top of page
Green Fields

Get To Know Logistics and
your Global Supply Chain


A Look Back at the Injustices Faced by African American Truckers in the Early Days of Semi-Trucking

For many people, the trucking industry is associated with the long-standing tradition of white drivers and the “American Dream.” But what about those who have been left out of this narrative? African Americans have a rich history in the trucking industry, but they have often been overlooked and forgotten. This blog post explores how African American truckers were treated when they first started driving semi trucks.

Blog Body:

The Beginnings of African American Truckers

African Americans have had a presence in transportation since before slavery was abolished. After the Civil War, some African Americans began to work as farmers, while others became teamsters or wagon drivers. These early workers carried goods from one place to another using horses and wagons, and over time they evolved into professional drivers operating semi trucks.

Due to the abundance of social media, Bell told FreightWaves, "We have grown so used to seeing people slain in the street." When a relative passed away, a comic once remarked, "There were always a bunch of people going to your house bringing a covered dish. Right now, your family member is better off than mine.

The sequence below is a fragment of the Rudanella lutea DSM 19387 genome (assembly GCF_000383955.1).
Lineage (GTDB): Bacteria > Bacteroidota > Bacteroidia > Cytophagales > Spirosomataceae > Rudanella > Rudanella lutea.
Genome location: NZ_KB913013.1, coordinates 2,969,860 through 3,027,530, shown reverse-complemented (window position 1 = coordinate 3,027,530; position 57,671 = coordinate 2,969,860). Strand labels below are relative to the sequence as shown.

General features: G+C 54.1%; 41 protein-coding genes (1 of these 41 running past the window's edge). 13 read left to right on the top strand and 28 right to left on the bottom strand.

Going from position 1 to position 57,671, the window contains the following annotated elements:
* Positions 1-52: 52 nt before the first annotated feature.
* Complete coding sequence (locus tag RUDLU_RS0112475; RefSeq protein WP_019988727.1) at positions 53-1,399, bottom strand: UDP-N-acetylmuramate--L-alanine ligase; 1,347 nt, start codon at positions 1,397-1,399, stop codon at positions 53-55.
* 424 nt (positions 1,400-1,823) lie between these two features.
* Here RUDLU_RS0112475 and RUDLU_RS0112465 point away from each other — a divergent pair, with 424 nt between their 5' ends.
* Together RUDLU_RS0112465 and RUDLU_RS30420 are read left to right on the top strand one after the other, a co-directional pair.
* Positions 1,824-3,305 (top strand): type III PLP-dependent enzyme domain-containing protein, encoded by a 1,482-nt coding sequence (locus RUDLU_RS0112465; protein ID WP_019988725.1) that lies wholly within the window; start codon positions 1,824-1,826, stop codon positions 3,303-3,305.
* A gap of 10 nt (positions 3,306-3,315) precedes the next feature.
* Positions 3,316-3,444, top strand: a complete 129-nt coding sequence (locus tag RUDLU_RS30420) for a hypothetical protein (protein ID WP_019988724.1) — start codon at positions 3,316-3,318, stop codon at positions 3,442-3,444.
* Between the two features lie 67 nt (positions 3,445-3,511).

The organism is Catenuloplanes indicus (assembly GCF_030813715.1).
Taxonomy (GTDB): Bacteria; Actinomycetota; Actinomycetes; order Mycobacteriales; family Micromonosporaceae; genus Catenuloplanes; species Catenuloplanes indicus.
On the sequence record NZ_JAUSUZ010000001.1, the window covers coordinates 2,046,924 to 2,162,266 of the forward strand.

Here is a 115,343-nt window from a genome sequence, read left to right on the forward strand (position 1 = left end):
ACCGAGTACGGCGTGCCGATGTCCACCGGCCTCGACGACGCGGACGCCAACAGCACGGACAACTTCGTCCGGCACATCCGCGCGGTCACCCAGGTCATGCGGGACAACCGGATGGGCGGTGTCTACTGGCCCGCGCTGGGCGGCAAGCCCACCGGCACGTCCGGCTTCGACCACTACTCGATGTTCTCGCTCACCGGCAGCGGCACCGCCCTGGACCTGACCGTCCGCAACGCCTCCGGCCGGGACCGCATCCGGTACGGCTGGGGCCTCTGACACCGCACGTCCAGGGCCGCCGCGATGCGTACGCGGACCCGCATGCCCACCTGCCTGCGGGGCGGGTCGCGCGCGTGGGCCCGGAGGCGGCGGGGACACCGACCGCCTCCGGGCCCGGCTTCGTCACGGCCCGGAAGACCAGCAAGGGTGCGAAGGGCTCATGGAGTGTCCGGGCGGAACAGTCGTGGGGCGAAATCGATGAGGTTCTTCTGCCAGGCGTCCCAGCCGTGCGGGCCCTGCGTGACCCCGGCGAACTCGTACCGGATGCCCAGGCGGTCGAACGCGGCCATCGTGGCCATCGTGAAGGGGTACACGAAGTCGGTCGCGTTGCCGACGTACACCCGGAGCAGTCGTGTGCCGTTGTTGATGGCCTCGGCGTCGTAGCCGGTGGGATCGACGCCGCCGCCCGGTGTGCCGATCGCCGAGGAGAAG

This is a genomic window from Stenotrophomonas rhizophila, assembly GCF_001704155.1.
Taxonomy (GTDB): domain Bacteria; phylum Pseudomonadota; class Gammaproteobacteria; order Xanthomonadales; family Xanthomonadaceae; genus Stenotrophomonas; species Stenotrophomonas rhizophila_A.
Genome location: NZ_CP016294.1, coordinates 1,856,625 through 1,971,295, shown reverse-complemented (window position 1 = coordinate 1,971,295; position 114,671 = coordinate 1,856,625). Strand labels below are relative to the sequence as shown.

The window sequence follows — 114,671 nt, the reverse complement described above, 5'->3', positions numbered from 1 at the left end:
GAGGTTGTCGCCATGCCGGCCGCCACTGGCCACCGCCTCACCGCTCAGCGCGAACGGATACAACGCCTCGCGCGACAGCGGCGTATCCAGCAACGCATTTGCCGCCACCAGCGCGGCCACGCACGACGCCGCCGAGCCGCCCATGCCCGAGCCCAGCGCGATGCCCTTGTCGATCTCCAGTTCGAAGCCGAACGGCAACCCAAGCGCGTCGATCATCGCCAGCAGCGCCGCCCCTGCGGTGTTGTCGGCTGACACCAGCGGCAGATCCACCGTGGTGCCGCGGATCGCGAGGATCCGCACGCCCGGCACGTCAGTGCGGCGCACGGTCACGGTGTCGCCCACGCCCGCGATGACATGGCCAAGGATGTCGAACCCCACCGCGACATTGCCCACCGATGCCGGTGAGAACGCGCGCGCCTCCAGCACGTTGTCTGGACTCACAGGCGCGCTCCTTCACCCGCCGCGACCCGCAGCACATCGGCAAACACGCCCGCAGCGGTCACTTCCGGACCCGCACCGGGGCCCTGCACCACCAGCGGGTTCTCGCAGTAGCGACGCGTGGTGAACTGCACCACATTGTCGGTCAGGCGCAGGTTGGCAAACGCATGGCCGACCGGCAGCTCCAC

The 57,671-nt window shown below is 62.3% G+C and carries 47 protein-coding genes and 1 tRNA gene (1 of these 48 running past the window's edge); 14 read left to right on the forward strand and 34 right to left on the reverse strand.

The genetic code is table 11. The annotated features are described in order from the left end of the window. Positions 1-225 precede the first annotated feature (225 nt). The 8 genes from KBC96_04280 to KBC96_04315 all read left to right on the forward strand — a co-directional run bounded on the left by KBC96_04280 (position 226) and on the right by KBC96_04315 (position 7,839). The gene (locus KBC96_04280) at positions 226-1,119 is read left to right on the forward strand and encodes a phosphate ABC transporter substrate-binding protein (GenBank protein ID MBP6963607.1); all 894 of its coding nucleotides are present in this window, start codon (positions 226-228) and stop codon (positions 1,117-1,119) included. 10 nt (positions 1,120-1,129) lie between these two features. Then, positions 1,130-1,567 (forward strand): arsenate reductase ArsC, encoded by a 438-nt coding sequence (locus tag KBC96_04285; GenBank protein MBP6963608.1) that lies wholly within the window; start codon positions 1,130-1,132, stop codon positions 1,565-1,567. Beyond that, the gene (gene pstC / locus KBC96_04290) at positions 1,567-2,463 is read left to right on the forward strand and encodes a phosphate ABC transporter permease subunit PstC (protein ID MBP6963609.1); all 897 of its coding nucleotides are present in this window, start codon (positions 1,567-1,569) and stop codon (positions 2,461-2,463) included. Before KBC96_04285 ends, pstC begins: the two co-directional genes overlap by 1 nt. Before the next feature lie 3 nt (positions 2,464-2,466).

Several truck drivers have been criticizing the Black Lives Matter movement by using words like "black lives spatter" or "all lives splatter" in social media comments about demonstrators blocking highways or streets in cities around the nation.

However, it wasn't until after World War II that we saw an influx of black drivers on the roads. From 1945 to 1965, there was a massive expansion in trucking opportunities due to demand from factories across the United States that needed supplies delivered quickly and efficiently. As such, many African Americans saw an opportunity to enter into this new field and took advantage of it. Unfortunately, these new truckers were met with intense discrimination from their white counterparts who felt threatened by their presence in what had traditionally been a white-dominated industry.

Racism on the Road

From segregated restaurants to separate res